In that particular season, Flame had no competition. His signature laning prowess was at an all-time high, complemented by the wide champion pool spanning from Kennen and Akali, who had never appeared in LCK, to Diana and Jayce. After seeing how he terrorized the Rift by bullying the enemy top laners and masterfully initiating teamfights, I couldn’t help but agree that the best top laner would look something like him.
▣ Born to be aggressive and insane practice hours to back it up
There are two aspects in which Flame was able to set himself apart from the rest of the pack: his aggression and immense amount of practice hours. Luckily for him, the meta at the time was well-suited to his playstyle. Aggressive top lane champions that could outmuscle the opponent in lane and engage deep into the enemy team to wreck havoc were highly favored. Flame fit the bill perfectly as he was second to none in the aggression department, with a natural-born fighter’s instinct and the prowess to hunt down the first opponent he saw.
His mind was always calculating when and where he could stack kills, and he did not hesitate to crush his foes whenever he saw an opening. Those who got burned by Flame’s hyper aggression had no choice but to cower in fear, as evidenced by the CS advantages he would regularly enjoy in top lane.
Mid laners usually require a precise understanding of how much damage they and their enemies can dish out because mid lane skirmishes are a battle of cold logic with winners and losers being decided solely on whoever errs first. Top laner battles are different, though. What they need above anything else is confidence and guts. At the slightest hint of weakness, the scale of top lane dominance tilts. Flame had the best of both worlds — an unflinching brawler disposition and an uncanny eye for kill potential.
Granted, natural talents will only take you so far. One of the reasons Flame is highly regarded to this date is the sheer amount of practice and theorycrafting hours he has under his belt. Whether it’s during a season or off-season, he always carried around his handy notebook to write down everything he needed to improve. If you’re one of the top solo queue players, you’re likely to have received a personal message from Flame asking for strategies and tips. To himself, he was a perpetual work-in-progress and even had people replicate the exact runes and masteries of the opponent in the next matchup when he asked for a practice.
Though he suffered a defeat from Samsung Galaxy in the LCK spring grand finals that year, Flame was quickly becoming the face for CJ Entus, not only because of his handsome looks but because of his gaming talents as well.
For some time, Flame maintained his form. Dubbed as the “esports historian”, Duncan “Thorin” Shields even referred to Flame as the “top laner’s dream”. One of the nicknames he earned at the time was the “Pilot”. In Korean communities, players who carry teams were often called “bus drivers” for they don’t require passengers to do any work in steering the way. Being called a Pilot goes to show that Flame was beyond the bumpy ride of a boring bus and was flying the path of a smooth plane at blinding speeds.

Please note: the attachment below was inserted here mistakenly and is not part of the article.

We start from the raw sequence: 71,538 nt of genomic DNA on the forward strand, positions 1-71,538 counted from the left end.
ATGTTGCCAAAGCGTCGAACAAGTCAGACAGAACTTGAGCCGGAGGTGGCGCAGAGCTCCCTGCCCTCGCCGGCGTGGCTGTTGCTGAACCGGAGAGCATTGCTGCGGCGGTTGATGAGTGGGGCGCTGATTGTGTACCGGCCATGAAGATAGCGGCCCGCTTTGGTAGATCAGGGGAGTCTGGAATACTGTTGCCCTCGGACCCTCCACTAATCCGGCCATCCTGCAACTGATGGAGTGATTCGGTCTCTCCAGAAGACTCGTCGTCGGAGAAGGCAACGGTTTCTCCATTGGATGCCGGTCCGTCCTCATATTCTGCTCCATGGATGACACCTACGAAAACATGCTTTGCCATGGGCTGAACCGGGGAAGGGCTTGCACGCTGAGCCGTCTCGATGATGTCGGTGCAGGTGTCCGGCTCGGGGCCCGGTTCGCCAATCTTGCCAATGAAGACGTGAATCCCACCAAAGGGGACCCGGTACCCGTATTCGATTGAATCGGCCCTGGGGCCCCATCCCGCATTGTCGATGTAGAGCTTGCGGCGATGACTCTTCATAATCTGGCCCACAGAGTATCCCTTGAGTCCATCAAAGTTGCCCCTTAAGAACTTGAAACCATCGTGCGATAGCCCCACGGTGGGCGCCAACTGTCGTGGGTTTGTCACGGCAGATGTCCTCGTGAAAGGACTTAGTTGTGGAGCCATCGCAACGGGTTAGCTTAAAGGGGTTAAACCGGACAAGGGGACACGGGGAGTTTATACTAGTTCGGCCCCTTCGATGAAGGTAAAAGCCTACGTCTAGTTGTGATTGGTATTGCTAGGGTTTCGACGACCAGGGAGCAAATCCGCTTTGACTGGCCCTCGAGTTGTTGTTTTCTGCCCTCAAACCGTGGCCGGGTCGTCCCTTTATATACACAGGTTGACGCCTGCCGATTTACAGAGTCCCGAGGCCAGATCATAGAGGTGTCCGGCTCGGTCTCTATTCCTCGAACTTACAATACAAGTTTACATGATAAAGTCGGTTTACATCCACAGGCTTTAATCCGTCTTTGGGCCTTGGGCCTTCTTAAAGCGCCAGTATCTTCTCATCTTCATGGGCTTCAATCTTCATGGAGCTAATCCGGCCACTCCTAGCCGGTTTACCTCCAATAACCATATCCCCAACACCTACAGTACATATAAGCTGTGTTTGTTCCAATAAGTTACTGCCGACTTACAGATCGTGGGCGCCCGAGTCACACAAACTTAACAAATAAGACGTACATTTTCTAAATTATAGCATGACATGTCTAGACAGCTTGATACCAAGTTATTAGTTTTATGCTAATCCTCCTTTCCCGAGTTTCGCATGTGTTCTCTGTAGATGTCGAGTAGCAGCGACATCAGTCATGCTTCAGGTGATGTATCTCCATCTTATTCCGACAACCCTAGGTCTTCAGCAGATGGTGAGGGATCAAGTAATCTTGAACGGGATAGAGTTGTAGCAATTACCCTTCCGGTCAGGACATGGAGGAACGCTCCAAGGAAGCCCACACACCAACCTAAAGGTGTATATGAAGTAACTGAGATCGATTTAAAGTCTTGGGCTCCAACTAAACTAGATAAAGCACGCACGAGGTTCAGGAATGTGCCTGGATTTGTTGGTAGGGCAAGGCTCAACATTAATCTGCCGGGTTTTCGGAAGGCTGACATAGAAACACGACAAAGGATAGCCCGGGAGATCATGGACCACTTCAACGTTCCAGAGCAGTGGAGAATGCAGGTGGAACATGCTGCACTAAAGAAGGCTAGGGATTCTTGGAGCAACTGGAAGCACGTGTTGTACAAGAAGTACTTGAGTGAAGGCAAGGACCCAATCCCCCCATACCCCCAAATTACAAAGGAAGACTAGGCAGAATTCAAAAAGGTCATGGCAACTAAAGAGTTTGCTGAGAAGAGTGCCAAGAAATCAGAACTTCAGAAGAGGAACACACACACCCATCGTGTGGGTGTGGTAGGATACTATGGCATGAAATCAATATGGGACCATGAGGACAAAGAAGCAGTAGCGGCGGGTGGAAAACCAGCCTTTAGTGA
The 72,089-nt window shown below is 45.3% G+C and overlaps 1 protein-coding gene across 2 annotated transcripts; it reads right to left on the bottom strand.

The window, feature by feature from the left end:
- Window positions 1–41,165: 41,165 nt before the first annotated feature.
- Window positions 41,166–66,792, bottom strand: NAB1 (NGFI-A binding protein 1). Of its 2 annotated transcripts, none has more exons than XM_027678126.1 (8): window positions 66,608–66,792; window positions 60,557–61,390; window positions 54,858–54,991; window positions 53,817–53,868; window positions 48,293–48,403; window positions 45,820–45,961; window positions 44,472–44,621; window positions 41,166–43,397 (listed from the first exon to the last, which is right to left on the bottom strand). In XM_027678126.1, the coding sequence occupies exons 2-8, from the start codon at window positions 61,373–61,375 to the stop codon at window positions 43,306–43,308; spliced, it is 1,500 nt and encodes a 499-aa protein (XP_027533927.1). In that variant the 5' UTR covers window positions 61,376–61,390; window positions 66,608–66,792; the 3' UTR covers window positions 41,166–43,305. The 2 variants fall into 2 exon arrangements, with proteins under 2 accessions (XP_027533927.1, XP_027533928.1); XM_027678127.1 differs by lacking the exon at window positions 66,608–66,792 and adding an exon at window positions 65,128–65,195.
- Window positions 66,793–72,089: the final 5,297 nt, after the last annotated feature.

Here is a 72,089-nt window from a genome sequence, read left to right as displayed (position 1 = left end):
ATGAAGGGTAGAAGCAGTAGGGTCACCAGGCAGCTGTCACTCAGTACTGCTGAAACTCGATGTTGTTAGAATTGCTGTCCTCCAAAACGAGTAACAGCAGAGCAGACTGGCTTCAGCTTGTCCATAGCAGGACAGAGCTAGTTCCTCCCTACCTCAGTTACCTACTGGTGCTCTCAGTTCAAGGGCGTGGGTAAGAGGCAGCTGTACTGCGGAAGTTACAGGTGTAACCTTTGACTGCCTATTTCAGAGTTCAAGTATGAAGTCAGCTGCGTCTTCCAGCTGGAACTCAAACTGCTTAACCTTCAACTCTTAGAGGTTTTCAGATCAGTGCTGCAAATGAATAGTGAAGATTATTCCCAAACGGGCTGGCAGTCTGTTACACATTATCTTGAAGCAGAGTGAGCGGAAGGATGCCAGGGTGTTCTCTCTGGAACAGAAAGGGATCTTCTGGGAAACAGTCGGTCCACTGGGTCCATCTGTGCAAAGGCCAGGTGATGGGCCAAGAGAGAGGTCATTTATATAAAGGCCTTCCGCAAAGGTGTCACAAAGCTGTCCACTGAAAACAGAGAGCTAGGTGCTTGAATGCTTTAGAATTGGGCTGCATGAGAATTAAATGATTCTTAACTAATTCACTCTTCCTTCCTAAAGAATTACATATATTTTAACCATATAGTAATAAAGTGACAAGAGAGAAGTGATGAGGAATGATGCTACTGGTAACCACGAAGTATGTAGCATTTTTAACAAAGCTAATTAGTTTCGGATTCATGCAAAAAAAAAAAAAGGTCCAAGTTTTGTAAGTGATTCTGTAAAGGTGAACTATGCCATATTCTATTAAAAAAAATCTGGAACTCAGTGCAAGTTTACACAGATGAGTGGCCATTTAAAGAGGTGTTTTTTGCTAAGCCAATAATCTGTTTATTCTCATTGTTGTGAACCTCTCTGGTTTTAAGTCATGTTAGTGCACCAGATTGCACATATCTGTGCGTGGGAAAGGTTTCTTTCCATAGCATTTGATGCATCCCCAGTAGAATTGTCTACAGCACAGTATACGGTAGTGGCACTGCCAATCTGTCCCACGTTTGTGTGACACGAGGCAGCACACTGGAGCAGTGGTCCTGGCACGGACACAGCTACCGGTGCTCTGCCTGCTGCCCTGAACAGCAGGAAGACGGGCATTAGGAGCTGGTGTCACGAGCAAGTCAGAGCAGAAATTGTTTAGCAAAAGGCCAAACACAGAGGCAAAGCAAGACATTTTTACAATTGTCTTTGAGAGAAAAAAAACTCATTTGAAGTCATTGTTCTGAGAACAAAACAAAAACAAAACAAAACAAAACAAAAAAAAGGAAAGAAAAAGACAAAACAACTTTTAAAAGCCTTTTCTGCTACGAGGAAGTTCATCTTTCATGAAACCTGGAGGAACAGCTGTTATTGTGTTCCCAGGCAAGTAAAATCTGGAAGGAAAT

▣ Meta shifts and the inevitable end of a long reign
Though it seemed like Flame would continue to reign over the top lane, he did fall on hard times. After playing against him for two years in 2013 and 2014, LCK top laners completely familiarized themselves with his playstyle. They were still afraid of him in the laning phase, but came up with a tailored solution — play passively and deal with him later as a team.
To make matters worse, the meta became unfavorable for Flame. Top laners were no longer able to feed well and outmuscle the opponent in the later stages because frequent lane swaps kept dominant top champions in check. At the same time, teams preferred more defensive top champions over Flame’s more aggressive ones. Gone were the days when top laners would be the first ones to break through the enemy line. Instead, they became more or less meat shields to take the brunt of the enemy fire, and Flame’s playstyle subsequently lost its flair.
By the end of 2014, Flame stepped down from the CJ Entus roster and looked for new opportunities at LGD in China. Sure enough, he kept the form worthy of his name overseas, playing a pivotal role in qualifying for Worlds, but Flame’s play wasn’t the same domineering performance people came to know and love.
Most people understandably agreed that Flame’s era had come and gone when he played in China. He admitted to having a difficult time adjusting to the country and returned to LCK after a year abroad, beginning in Longzhu. However, his one-year absence from LCK didn’t make it any easier. He had to compete for the starting spot with Expession and did not exactly deliver a memorable performance when he got the chance.
Before he came back to Korea from China, Flame said the following in an interview with Inven.